(I am posting this essay two days early in honor of Mother’s Day.)
“Part of the reason [motherly advice] bugs us as daughters is because our mothers are so powerful in our lives. They loom like giants. The reason mothers keep at it is because they’re so powerless. They cannot get you to do what is so obvious to them you should do.” –Deborah Tannen, author of the book You’re Wearing That?: Mothers and Daughters in Conversation
Motherly advice. Can’t live with it; can’t live without it. And as I have found out after having children of my own: can’t help but do it.
For many, motherly advice is often the best advice you will ever receive, and also the very hardest to hear. For that reason, and with a nod to the Mother’s Day holiday, I sent out a request asking my friends and acquaintances for the best advice they received from their mother. A few people wrote the equivalent of a love letter about their mom. Some confessed that they and their mother walked a bumpy road, but that there were some nuggets of wisdom passed along the way. Over half the recipients either didn’t respond, or emailed me to say that they were sorry, but they were unwilling to venture in the quicksand of thoughts about dear ol’ mum. No matter what the response, when it came to the issue of mothers and their advice, emotions were strong and heartfelt.
“Sweater, n.: garment worn by child when its mother is feeling chilly.” –Ambrose Bierce, journalist and satirist
Some motherly advice is practical, and during our childhood becomes so engrained in our brains that we can’t help but incorporate it into our adult lives. Because of her mother, Jillene is a slave to butter. “My mom was raised as a farm girl. Only real butter was EVER used in her house and never sparingly!!”
Carrie’s mother never put a cooking pot on the table. Carrie writes, “We were lower middle class, but she always kept everything beautiful and clean. I still set the table and put all the food in pretty serving dishes. It drives my husband crazy, all those extra dishes, but I think it makes dinner special.”
My mom would agree. It was unheard of to put a bottle on our dining room table. Even catsup was served in a little dish with a spoon. I don’t remember a paper plate or plastic cup ever crossing our threshold. To this day, I could no more serve a meal on disposable dishware than I could eat with my elbows on the table, another tidbit of advice I heard daily.
Mary Lou wrote that her mother, who raised six children practically on her own, was a patient and funny woman who doled out advice that was sensible. The best being: “Always be sure to rinse the soap off of all dishes thoroughly [if not you will get diarrhea].” I couldn’t resist. I googled this nugget of wisdom to see if there was any merit to the dishsoap/diarrhea claim. I was greatly amused to find that this is a hotly debated online topic. In tribute to Mary Lou’s mother, I have been giving my dishes an extra good rinsing lately.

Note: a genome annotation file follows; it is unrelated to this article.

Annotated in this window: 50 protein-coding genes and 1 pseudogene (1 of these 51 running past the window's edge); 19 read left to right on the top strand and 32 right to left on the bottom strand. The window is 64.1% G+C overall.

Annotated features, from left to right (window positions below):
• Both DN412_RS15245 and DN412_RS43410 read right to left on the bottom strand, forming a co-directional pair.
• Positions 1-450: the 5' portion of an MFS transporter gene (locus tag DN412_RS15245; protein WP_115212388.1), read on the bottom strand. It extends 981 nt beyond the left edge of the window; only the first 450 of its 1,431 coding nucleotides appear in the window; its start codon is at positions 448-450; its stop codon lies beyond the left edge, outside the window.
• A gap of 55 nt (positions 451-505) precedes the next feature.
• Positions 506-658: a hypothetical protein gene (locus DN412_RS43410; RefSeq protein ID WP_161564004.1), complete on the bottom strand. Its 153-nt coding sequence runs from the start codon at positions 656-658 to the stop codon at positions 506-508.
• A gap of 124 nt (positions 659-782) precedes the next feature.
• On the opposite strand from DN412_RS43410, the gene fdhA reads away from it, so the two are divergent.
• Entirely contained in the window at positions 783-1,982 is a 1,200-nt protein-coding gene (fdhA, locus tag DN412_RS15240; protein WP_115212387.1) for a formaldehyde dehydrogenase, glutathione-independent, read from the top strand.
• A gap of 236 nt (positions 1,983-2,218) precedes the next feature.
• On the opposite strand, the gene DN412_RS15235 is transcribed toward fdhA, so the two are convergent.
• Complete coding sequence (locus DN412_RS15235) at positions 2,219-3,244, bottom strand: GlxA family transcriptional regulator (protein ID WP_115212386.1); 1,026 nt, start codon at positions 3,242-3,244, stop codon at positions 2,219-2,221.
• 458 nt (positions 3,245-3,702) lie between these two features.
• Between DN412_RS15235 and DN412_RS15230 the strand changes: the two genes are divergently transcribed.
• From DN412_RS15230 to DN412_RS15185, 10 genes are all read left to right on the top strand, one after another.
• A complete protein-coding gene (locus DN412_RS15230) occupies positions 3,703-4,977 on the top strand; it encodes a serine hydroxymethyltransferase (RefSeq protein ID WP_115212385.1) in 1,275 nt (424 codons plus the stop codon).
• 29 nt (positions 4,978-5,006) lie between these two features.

Diane, owner of the local used bookstore, discovered some motherly advice in a postcard tucked between the pages of a book from an estate sale. The postcard reads: “We heard on the kitchen front the other day that it is not wise to bottle blackberries as some kind of poison forms. You had better find out from a food office. I think it was about a fortnight ago we heard it. Love, N.E.T.” Diane adds, “Now that’s a mom worrying if I ever heard one!”
A lot of the motherly advice I received were one-liners: “Don’t hit your sister;” “If you can’t say anything nice, don’t say anything at all;” “Always unbutton buttons and zip zippers before putting your clothes in the washer;” and “Chew with your mouth closed, you weren’t raised in a barn.” Every time I left the house my mom called out, “Act like a lady.” This from the woman who played Helen Reddy’s “I Am Woman” at top volume, and encouraged us to get educated, start a career, and THEN find a mate.
But the one-liner I’m going to tuck in my pocket for when my girls are a little older came from Paige. She wrote that her friend’s mother used to shout at her daughter as she went out for the evening, “Keep your belt on!” According to Paige, the mother didn’t want her daughter having sex with her boyfriend. Nothing quite as effective as hearing your mother’s voice in your head when someone goes for your belt.
Diane wrote that her mother taught her the perfect motherly advice because it is THE answer to all motherly advice. She writes, “My mother always taught us to answer unsolicited or outlandish advice with a smile and ‘good idea!’ No promises to comply, no justification, just acknowledge all that shared wisdom and move on. Of course, she recognizes when I do it to her, and sometimes laughs, sometimes not.”
“Some mothers are kissing mothers and some mothers are scolding mothers, but it is love just the same.” –Pearl Buck, writer
Sometimes we weren’t initially appreciative or ready for the advice our mothers so freely loaned us. Lyn wrote that whenever she had a heartache or a bad day, didn’t get the job or had the flu, her mother always said, “And this too shall pass.” Lyn writes, “At the time, I would have preferred a hug, a shoulder to cry on, a tissue, or an ice cream cone to soothe my soul, but now, as I reflect back on those agonizing years, I wish that I would have had the maturity to realize the wisdom behind my mother’s words. Those hurtful, hard times DID pass and made way for new opportunities.”